I was continuing with my efforts to sort and re-file Mom’s papers when I pulled an envelope out of its folder and was instantly transported to that cold winter morning with fog so thick, it was almost a drizzle.
The envelope was a first day cover, which is an envelope affixed with a stamp on the first day it is made available to the public. The envelope is stamped with a postmark and cancellation indicating the date and location that the envelope was received into the postal service. This particular commemorative envelope honored the Lunar New Year of the Monkey stamp that was unveiled in Hanford’s China Alley on Jan. 23, 2004.
Ever since the Lunar Chinese New Year series began in 1993, with the issuance of the Year of the Rooster stamp, having a stamp unveiling in China Alley was on Mom’s bucket list. In the early 2000s, she became determined to cross it off and contacted Hanford’s Postmaster at the time, Joan Darling.
I remember vividly still the flurry of activity that surrounded Mom and me, along with the rest of the China Alley Preservation Society, in the days before the event. The unveiling took place in front of the Taoist Temple Museum. It was only fitting, as the Temple had been a place where the early Chinese settlers in the Hanford area could pick up their mail.
The China Alley ceremony drew a fairly sizeable crowd, which included U.S. Postal Service officials, government representatives, and local city officials. Earlier that morning, all still shrouded in fog, the City’s Recreation Department had set up chairs in the Alley, but most of the people elected not to sit on a cold metal chair. Instead they huddled in front of the buildings across from the Temple.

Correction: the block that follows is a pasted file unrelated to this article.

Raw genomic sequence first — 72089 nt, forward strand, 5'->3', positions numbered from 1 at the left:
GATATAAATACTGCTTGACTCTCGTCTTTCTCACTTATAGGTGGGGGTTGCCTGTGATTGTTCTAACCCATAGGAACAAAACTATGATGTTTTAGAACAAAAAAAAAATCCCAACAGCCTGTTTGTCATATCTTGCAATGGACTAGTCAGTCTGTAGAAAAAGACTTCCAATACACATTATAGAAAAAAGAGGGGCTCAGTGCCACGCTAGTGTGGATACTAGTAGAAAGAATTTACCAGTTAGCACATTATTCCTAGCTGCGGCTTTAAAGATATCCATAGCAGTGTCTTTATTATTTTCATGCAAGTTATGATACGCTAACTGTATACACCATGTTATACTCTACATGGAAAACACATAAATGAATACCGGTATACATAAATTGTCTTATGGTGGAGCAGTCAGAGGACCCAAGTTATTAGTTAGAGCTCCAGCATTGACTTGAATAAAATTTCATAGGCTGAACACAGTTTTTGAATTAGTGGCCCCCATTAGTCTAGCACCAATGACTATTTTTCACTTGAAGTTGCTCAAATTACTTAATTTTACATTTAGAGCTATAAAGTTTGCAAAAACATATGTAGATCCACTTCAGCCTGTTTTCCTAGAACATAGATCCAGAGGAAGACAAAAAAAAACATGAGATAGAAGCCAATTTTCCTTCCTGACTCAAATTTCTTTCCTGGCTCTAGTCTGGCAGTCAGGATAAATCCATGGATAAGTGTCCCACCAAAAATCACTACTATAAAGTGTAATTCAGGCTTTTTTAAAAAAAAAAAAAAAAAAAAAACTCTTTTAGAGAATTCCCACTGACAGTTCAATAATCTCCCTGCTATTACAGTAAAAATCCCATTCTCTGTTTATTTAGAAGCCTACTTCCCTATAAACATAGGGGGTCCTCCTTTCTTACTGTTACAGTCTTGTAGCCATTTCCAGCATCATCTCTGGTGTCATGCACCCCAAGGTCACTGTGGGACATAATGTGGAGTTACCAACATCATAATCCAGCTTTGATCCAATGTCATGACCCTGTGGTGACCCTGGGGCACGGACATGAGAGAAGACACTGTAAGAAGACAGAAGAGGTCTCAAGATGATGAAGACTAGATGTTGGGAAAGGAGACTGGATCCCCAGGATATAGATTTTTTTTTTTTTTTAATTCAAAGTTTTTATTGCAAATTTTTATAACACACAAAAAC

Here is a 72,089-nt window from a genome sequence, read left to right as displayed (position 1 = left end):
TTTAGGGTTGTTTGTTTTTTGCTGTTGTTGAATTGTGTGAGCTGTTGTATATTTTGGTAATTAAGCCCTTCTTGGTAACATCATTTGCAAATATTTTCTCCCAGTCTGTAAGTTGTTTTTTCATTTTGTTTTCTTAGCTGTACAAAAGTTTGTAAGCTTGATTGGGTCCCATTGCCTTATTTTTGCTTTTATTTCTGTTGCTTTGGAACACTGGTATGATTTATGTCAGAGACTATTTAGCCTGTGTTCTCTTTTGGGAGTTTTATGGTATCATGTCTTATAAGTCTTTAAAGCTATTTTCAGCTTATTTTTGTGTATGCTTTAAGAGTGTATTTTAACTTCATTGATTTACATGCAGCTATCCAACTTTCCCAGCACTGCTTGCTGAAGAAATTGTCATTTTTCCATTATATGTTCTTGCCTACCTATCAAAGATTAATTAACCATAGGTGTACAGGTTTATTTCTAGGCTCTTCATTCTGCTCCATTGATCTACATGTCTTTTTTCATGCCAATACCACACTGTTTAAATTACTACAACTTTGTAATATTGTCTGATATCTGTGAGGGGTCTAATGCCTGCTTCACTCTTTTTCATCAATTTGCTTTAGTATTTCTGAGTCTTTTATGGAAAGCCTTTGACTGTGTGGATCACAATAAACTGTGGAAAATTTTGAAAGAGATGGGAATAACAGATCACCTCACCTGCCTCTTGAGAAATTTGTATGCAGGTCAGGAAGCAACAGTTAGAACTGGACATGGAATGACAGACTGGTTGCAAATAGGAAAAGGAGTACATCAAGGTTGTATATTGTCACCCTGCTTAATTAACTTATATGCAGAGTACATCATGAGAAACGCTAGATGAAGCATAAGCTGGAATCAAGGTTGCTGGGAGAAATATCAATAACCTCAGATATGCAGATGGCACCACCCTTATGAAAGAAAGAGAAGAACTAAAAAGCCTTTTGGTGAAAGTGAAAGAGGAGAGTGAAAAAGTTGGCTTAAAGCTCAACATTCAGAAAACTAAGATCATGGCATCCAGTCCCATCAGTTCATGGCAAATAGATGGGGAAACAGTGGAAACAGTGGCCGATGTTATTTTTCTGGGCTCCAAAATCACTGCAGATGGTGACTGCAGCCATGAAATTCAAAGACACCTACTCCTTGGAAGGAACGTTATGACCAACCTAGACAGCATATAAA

The fog began to lift by time the ceremony was underway. After a few speeches, the 37-cent stamp, which featured a colorful paper-cut design of a monkey by Honolulu artist Clarence Lee, was unveiled. Joan Darling, presented Mom with a framed collection of all of the Chinese New Year stamps.
After the ceremony, in an interview with the Hanford Sentinel, Mom said, “I just felt that in historic Hanford, we certainly deserved to have it here. This is a good place to have it because of our history. Hanford has a lot of history in itself, but the Chinese were here early on.”
After I finished reminiscing over the unveiling, I wanted to reach out to Joan because I wanted to know how they made that day materialize. I could only remember how busy Mom was in the days leading up to the unveiling. It so happened that prior to becoming Hanford’s Postmaster, Joan was the Director of Marketing for the U.S. Postal Service and she, as she said during our phone conversation, “had the connections.”
Mom and Joan worked together for almost a year. There were months of preparation for the special cancellation envelope. The postmark and cancellation note: Year of the Monkey; China Alley Station; January 23, 2004; Hanford CA 93230. The artwork includes depiction of Chinese railroad laborers, appropriate as many of the Chinese pioneers who settled in Hanford worked on the railroads.
Joan concluded our chat by saying, “I knew how much your mother wanted this, and I was going to make sure that it happened.”
And I am so happy and grateful that she did and for all of her and Mom’s efforts to make it so.
Our garden has been very generous with its supply of butternut squash. I was in search of something else to do with the squash besides soup, pizza, and ravioli. I found a recipe written by three siblings, Andrew, Irene, and Margaret Li in their book, “Double Awesome Chinese Food,” for Three Sisters Dumplings. The dumplings’ name pays homage to the indigenous agricultural tradition of growing corn, beans, and squash together. The plants thrive in this symbiotic relationship, also known as inter-planting. This recipe definitely has my stamp of approval.